How To Make Small Commitments
In this short blog post I will give a high-level explanation of a recent result which will be published at the 11th Conference on Security and Cryptography for Networks next week. This post is targeted at the general public and ideally your grandparents should understand it when you explain it to them over the dinner table at a family event (though I have to admit that the result itself is quite technical, and many grandparents may simply not care about cryptography). This work started years ago and parts of it already appeared in my PhD thesis which I submitted in the end of 2016. But it took us a while to converge to the current state. This is joint work with Ivan Damgård, Sabine Oechsner, Vadim Lyubashevsky and Chris Peikert.
In our work, we present an efficient way to realize a cryptographic primitive called a commitment. These commitments are one of the most fundamental building blocks in modern cryptography. Whenever you try to construct a secure protocol they come in very handy: they have tons of applications when it comes to keeping a bad party from harming the flow of the protocol or when you need to decouple inputs of parties.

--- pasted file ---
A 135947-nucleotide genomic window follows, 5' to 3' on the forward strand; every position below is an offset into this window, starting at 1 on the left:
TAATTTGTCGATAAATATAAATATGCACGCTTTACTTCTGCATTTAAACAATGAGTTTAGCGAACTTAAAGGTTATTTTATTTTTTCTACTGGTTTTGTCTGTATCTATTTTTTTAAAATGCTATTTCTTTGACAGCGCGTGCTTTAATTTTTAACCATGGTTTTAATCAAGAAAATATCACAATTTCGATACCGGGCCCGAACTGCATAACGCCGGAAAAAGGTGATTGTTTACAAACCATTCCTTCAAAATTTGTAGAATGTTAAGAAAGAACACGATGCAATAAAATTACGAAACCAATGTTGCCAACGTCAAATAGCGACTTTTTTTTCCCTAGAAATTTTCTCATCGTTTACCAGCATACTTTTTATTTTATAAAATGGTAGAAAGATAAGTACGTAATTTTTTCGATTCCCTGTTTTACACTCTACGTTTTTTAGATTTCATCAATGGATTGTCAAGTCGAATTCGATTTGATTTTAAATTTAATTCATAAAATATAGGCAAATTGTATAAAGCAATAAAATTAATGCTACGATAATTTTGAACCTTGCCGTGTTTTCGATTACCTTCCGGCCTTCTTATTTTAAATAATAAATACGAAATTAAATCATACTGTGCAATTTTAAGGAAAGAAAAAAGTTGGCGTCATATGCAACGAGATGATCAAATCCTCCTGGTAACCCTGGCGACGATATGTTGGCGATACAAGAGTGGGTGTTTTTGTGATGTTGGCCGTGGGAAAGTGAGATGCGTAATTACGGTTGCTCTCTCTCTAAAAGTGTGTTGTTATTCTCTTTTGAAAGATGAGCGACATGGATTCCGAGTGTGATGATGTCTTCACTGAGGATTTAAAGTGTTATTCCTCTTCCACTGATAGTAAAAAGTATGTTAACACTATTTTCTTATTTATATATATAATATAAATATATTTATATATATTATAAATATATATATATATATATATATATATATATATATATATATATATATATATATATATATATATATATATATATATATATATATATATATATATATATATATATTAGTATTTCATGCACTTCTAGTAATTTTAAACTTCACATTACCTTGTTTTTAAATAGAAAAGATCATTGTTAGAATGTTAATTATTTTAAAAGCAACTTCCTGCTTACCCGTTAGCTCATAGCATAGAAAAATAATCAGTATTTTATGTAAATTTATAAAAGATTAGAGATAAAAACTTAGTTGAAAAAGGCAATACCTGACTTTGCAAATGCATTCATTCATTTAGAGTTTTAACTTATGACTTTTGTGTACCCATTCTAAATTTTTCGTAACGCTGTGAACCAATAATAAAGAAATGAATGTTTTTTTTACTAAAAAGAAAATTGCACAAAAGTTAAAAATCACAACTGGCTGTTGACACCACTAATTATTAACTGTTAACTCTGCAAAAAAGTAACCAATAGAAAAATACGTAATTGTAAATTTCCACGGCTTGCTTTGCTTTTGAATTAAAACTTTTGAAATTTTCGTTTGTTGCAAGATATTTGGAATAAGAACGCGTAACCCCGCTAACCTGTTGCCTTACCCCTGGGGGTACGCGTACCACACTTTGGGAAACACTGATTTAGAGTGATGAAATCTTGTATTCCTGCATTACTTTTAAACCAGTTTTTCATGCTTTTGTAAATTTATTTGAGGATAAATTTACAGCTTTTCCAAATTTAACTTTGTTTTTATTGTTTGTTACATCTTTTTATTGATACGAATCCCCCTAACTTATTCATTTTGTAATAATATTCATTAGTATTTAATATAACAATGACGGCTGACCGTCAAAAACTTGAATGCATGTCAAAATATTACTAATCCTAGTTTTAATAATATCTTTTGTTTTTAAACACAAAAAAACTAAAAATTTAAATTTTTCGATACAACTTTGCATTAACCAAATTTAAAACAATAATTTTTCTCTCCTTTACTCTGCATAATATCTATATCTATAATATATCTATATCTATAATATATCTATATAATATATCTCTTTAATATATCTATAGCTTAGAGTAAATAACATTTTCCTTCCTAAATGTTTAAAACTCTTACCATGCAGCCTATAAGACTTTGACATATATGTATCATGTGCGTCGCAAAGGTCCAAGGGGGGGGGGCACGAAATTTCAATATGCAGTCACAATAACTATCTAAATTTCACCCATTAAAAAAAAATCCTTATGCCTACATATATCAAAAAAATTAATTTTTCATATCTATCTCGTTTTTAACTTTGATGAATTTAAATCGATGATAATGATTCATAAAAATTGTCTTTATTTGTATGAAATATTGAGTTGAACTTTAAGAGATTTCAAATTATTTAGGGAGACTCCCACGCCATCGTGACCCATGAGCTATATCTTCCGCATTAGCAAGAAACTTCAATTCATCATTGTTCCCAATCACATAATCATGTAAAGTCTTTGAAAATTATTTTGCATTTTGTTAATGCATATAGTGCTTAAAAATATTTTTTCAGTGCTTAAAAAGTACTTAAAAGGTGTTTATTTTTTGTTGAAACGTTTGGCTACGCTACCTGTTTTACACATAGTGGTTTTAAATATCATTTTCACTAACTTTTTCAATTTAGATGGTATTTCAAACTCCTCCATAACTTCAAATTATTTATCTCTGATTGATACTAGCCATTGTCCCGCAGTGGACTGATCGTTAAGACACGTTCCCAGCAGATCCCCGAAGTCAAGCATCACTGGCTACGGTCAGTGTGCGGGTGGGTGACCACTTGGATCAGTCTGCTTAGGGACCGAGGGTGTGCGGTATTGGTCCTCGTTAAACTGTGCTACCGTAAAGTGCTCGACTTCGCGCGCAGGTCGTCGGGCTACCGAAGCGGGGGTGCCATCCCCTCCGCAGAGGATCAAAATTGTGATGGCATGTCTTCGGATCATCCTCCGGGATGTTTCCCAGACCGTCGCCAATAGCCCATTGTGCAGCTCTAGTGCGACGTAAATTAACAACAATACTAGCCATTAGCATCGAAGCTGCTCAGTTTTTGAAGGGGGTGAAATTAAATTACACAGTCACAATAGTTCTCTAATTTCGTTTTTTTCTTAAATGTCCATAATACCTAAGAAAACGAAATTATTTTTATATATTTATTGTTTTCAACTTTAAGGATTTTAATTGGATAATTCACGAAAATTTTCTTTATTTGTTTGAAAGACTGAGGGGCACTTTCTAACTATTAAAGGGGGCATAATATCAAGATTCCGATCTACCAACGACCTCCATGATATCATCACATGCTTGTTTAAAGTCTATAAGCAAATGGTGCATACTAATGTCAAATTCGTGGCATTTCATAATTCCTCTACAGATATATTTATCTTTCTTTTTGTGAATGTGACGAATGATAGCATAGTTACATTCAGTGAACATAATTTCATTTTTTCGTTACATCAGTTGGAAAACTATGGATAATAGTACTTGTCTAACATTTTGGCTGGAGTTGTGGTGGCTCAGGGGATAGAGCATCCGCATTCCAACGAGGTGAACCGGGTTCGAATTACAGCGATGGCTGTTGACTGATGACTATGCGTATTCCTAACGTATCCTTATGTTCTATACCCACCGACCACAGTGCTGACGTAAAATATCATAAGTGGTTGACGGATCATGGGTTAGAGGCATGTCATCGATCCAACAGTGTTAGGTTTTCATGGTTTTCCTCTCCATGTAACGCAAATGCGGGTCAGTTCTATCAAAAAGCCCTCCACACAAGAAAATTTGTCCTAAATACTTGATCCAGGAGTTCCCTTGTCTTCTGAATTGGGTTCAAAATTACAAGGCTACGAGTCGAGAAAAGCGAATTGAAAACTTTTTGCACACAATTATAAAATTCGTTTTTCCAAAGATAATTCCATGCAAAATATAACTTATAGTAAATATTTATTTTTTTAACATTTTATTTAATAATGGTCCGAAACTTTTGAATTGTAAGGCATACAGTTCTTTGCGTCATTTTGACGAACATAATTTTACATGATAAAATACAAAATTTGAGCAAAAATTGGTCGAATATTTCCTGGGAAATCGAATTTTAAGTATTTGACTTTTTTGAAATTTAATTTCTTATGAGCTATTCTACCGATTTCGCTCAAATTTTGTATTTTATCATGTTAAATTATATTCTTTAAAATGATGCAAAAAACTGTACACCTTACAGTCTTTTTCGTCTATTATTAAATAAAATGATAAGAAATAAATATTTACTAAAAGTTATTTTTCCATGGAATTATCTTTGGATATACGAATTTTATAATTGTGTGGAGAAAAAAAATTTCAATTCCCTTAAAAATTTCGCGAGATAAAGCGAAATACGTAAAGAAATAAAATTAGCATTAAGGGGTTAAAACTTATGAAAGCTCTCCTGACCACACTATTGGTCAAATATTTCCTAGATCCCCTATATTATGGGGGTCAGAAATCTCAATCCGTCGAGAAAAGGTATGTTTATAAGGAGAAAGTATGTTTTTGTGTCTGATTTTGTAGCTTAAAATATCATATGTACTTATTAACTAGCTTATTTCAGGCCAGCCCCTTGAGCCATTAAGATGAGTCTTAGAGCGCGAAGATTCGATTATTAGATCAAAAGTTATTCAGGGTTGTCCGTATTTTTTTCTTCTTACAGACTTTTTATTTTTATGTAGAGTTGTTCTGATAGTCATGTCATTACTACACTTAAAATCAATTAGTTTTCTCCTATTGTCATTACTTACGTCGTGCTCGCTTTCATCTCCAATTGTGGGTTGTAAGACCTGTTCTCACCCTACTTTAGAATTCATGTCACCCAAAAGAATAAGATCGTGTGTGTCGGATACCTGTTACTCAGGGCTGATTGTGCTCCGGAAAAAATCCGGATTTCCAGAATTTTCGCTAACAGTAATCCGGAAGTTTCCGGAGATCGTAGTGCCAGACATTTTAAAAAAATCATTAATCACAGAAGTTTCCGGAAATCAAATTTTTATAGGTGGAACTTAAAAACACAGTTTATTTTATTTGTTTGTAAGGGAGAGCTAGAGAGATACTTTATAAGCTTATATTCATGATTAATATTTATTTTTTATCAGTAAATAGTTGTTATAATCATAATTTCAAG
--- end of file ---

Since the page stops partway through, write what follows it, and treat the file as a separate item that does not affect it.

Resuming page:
To explain what commitments actually are, let me tell a story of Alice and Bob. Alice just recently decided that she wants to buy a car, while Bob has one standing in his garage which he would like to sell. Now let’s say that both of them meet so that Alice can have a look at the car and its quality. After that, she has a price like $10,000 in mind which she would honestly pay to get the car. Bob, on the other hand, thinks that clearly his car is worth $14,000. They agree to pick the price in the middle of how they estimate the value as the final price.